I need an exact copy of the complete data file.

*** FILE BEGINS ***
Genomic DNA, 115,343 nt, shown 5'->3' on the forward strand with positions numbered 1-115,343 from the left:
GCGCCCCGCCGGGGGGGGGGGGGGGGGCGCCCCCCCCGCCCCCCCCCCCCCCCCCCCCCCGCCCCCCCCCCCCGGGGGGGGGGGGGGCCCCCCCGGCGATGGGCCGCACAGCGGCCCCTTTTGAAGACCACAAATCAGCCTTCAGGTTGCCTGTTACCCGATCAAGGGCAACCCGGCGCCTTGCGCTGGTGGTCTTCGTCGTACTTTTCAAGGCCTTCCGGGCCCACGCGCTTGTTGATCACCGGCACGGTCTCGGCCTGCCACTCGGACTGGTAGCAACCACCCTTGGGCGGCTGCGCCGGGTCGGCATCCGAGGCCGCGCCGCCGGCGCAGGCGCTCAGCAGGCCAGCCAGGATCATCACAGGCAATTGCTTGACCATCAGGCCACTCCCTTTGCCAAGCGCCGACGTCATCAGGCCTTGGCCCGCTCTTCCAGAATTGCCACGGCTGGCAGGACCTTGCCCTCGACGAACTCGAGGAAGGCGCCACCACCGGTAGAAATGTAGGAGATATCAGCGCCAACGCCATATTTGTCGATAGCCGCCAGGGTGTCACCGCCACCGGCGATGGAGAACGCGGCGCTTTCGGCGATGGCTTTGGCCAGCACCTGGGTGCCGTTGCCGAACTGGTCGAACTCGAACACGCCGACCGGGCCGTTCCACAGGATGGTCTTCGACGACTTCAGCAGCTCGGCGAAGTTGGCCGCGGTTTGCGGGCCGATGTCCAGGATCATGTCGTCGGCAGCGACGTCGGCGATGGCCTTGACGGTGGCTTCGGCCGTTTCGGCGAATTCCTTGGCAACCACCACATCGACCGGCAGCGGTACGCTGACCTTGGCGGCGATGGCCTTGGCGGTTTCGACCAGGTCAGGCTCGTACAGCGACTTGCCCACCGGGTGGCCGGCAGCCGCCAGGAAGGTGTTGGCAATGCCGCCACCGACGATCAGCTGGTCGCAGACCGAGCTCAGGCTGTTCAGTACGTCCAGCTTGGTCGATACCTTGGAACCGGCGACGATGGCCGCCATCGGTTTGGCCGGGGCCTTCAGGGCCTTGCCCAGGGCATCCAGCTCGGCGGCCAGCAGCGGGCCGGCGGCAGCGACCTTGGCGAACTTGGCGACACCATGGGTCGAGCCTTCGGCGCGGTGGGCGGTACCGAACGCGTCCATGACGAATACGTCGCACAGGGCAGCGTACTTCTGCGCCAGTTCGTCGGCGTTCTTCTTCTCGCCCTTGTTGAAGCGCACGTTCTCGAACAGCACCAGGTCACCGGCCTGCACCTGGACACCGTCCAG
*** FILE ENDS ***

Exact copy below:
Genomic DNA, 115,343 nt, shown 5'->3' on the forward strand with positions numbered 1-115,343 from the left:
GCGCCCCGCCGGGGGGGGGGGGGGGGGCGCCCCCCCCGCCCCCCCCCCCCCCCCCCCCCCGCCCCCCCCCCCCGGGGGGGGGGGGGGCCCCCCCGGCGATGGGCCGCACAGCGGCCCCTTTTGAAGACCACAAATCAGCCTTCAGGTTGCCTGTTACCCGATCAAGGGCAACCCGGCGCCTTGCGCTGGTGGTCTTCGTCGTACTTTTCAAGGCCTTCCGGGCCCACGCGCTTGTTGATCACCGGCACGGTCTCGGCCTGCCACTCGGACTGGTAGCAACCACCCTTGGGCGGCTGCGCCGGGTCGGCATCCGAGGCCGCGCCGCCGGCGCAGGCGCTCAGCAGGCCAGCCAGGATCATCACAGGCAATTGCTTGACCATCAGGCCACTCCCTTTGCCAAGCGCCGACGTCATCAGGCCTTGGCCCGCTCTTCCAGAATTGCCACGGCTGGCAGGACCTTGCCCTCGACGAACTCGAGGAAGGCGCCACCACCGGTAGAAATGTAGGAGATATCAGCGCCAACGCCATATTTGTCGATAGCCGCCAGGGTGTCACCGCCACCGGCGATGGAGAACGCGGCGCTTTCGGCGATGGCTTTGGCCAGCACCTGGGTGCCGTTGCCGAACTGGTCGAACTCGAACACGCCGACCGGGCCGTTCCACAGGATGGTCTTCGACGACTTCAGCAGCTCGGCGAAGTTGGCCGCGGTTTGCGGGCCGATGTCCAGGATCATGTCGTCGGCAGCGACGTCGGCGATGGCCTTGACGGTGGCTTCGGCCGTTTCGGCGAATTCCTTGGCAACCACCACATCGACCGGCAGCGGTACGCTGACCTTGGCGGCGATGGCCTTGGCGGTTTCGACCAGGTCAGGCTCGTACAGCGACTTGCCCACCGGGTGGCCGGCAGCCGCCAGGAAGGTGTTGGCAATGCCGCCACCGACGATCAGCTGGTCGCAGACCGAGCTCAGGCTGTTCAGTACGTCCAGCTTGGTCGATACCTTGGAACCGGCGACGATGGCCGCCATCGGTTTGGCCGGGGCCTTCAGGGCCTTGCCCAGGGCATCCAGCTCGGCGGCCAGCAGCGGGCCGGCGGCAGCGACCTTGGCGAACTTGGCGACACCATGGGTCGAGCCTTCGGCGCGGTGGGCGGTACCGAACGCGTCCATGACGAATACGTCGCACAGGGCAGCGTACTTCTGCGCCAGTTCGTCGGCGTTCTTCTTCTCGCCCTTGTTGAAGCGCACGTTCTCGAACAGCACCAGGTCACCGGCCTGCACCTGGACACCGTCCAG